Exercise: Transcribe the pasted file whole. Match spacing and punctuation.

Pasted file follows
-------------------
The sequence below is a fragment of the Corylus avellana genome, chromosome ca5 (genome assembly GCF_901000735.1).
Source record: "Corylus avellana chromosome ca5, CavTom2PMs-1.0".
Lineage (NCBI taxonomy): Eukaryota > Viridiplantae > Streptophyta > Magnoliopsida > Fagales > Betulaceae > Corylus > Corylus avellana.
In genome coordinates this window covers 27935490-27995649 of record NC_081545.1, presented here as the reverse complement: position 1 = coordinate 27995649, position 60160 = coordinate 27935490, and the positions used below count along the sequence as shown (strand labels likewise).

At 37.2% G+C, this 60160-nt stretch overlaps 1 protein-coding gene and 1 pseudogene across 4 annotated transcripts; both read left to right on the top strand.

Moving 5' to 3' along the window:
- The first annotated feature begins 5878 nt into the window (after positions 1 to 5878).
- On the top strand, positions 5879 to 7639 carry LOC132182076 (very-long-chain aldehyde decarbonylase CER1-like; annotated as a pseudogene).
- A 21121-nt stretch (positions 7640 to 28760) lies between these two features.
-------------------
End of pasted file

The sequence below is a fragment of the Corylus avellana genome, chromosome ca5 (genome assembly GCF_901000735.1).
Source record: "Corylus avellana chromosome ca5, CavTom2PMs-1.0".
Lineage (NCBI taxonomy): Eukaryota > Viridiplantae > Streptophyta > Magnoliopsida > Fagales > Betulaceae > Corylus > Corylus avellana.
In genome coordinates this window covers 27935490-27995649 of record NC_081545.1, presented here as the reverse complement: position 1 = coordinate 27995649, position 60160 = coordinate 27935490, and the positions used below count along the sequence as shown (strand labels likewise).

At 37.2% G+C, this 60160-nt stretch overlaps 1 protein-coding gene and 1 pseudogene across 4 annotated transcripts; both read left to right on the top strand.

Moving 5' to 3' along the window:
- The first annotated feature begins 5878 nt into the window (after positions 1 to 5878).
- On the top strand, positions 5879 to 7639 carry LOC132182076 (very-long-chain aldehyde decarbonylase CER1-like; annotated as a pseudogene).
- A 21121-nt stretch (positions 7640 to 28760) lies between these two features.